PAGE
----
Eggers v. Phillips Hardware Company

Annotate this Case

88 So. 2d 507 (1956)

Charles EGGERS, Appellant, v. PHILLIPS HARDWARE COMPANY, a Florida Corporation, Appellee.

Supreme Court of Florida, En Banc.

May 23, 1956.

Rehearing Denied July 16, 1956.

George L. Knight, Miami, for appellant.

Blackwell, Walker & Gray and Lane, Muir, Wakefield, Frazier & Lane, Miami, for appellee.


This is an appeal by plaintiff from a jury verdict and judgment in favor of defendant entered in a suit for damages filed by him to recover for injuries sustained when, as he was attempting to walk across a street at a street intersection in the City of Miami, he was hit by a truck owned by defendant and being driven by defendant's employee.

The principal issue here is whether the trial judge erred in admitting in evidence the testimony of the investigating officers that they did not arrest the defendant's employee for a violation of any of the city's traffic ordinances as a result of their investigation of the accident. We have concluded that this was error

It is settled law in this jurisdiction that evidence of defendant's conviction or acquittal in a criminal proceeding is not admissible in a civil suit against the defendant arising out of the occurrence which formed the basis of the criminal charge against him. Stevens v. Duke, Fla. 1949, 42 So. 2d 361; Wirt v. Fraser, Fla., 30 So. 2d 174. The reason for this rule of inadmissibility is that "the obvious difference in objects, issues, procedure and results in civil and *508 criminal proceedings, particularly in the case of traffic violations, renders such evidence clearly `not relevant or admissible.'" Moseley v. Ewing, Fla., 79 So. 2d 776, 778. An arrest is but the initial step in a criminal proceeding leading to the conviction or acquittal of the accused, and we think the quoted statement is just as applicable to an arrest as to a conviction or acquittal of a criminal charge. While the court did not expressly so hold in the Moseley case, we have noted that the defendant in that case was asked whether he had been charged with a traffic offense, as well as whether he had been convicted thereof; and, in holding that such evidence was inadmissible, the court did not distinguish between the two questions. If such testimony cannot be elicited from a defendant, it is equally irrelevant when sought to be elicited from the investigating officer.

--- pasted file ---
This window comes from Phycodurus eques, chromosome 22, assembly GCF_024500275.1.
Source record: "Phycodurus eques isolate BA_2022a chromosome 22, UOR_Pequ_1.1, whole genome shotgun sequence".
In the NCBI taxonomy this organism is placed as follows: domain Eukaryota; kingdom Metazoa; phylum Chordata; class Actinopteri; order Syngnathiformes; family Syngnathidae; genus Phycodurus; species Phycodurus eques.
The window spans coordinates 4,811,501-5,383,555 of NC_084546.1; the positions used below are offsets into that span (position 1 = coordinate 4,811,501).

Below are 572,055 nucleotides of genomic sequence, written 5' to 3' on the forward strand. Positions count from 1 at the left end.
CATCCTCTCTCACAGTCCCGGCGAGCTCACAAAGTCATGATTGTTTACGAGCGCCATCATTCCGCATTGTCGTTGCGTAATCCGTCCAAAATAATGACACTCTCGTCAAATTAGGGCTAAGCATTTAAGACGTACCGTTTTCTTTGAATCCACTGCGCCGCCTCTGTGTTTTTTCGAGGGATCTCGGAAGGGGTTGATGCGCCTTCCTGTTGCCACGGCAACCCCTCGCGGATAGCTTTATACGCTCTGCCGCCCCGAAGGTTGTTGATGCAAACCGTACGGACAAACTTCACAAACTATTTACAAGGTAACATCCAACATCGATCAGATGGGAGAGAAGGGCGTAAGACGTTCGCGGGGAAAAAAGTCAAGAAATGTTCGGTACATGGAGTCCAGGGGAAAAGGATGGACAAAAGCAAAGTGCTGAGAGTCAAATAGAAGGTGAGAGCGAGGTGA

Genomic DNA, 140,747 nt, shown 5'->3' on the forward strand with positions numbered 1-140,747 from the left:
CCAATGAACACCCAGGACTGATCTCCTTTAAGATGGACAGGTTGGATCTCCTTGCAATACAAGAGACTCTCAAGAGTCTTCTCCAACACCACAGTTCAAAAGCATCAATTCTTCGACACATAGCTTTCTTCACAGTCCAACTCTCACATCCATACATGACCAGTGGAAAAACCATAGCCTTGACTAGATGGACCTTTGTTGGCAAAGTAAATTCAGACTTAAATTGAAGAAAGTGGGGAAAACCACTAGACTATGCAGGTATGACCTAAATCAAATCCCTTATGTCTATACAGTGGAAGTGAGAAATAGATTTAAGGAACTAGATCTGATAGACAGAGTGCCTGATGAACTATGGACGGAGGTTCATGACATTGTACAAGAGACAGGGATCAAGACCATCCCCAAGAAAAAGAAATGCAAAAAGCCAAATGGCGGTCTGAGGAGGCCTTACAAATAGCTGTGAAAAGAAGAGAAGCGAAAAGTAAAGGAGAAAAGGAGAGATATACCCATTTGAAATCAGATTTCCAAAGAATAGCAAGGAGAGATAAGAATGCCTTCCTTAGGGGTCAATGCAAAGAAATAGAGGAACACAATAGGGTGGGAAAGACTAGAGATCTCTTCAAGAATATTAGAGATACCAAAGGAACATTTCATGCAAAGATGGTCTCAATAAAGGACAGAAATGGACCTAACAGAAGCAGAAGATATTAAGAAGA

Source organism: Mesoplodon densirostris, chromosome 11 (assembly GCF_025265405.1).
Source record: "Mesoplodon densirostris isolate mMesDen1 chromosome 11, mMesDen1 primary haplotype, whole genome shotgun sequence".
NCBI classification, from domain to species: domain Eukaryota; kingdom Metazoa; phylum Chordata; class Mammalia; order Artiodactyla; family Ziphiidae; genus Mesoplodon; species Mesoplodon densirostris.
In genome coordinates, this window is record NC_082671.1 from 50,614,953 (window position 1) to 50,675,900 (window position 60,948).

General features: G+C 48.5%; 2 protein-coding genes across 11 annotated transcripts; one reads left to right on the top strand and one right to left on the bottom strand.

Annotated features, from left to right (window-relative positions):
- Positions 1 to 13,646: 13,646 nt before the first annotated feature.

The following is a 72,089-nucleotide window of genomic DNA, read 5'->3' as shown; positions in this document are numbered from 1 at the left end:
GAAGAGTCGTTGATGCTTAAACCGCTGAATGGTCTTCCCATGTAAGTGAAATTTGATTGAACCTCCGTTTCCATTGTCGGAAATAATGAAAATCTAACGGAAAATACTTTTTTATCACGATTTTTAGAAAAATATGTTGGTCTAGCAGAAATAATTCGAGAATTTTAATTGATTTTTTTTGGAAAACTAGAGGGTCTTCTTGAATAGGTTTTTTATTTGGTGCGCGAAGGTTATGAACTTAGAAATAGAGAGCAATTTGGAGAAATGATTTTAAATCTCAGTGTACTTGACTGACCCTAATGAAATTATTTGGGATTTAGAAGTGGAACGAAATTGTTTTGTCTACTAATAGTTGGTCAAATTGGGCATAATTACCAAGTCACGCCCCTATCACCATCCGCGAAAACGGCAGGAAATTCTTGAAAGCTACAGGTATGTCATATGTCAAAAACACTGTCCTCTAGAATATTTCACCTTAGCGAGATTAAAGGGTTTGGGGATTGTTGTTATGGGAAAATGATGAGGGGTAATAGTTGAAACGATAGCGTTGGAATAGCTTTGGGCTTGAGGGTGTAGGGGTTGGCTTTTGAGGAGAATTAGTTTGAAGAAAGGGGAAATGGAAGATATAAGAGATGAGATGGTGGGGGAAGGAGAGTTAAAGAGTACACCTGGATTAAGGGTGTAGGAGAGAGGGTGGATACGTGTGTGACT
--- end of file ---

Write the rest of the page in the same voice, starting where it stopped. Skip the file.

The plaintiff's objection to the question was timely made, and it was sufficient to apprise the trial judge of the nature of the objection. Cf. Moseley v. Ewing, supra, 79 So. 2d 776. It was, then, error to allow the investigating officers to testify that they did not arrest the defendant, and we cannot say that it was harmless error.

It is true that the evidence showed that the investigating officers did not arrive at the scene until several minutes after the accident occurred, nor did they question the traffic control officer who saw the accident and testified at the trial that the defendant "ran" a red light as to his version of the affair. But it was shown that the investigating officers interrogated witnesses at the scene, and the jury could have inferred either that these witnesses did not tell the investigating officers that the defendant ran a red light or that these officers did not believe such statements, if made. There was a direct conflict in the evidence at the trial on this vital point, and it may well be that the fact of the non-arrest of defendant might have balanced the issue in favor of the defendant. We think that the ends of justice would be best served by submitting this issue to another jury, so that it can be decided without the defendant's having the benefit of the inadmissible evidence in question.

The plaintiff has argued other questions on this appeal, but has failed to persuade us of reversible error in these respects.

For the reasons above stated, the judgment must be reversed and the cause remanded for a new trial.

Reversed and remanded.


TERRELL and THOMAS, JJ., dissent.

Some case metadata and case summaries were written with the help of AI, which can produce inaccuracies. You should read the full case before relying on it for legal research purposes.

This site is protected by reCAPTCHA and the Google Privacy Policy and Terms of Service apply.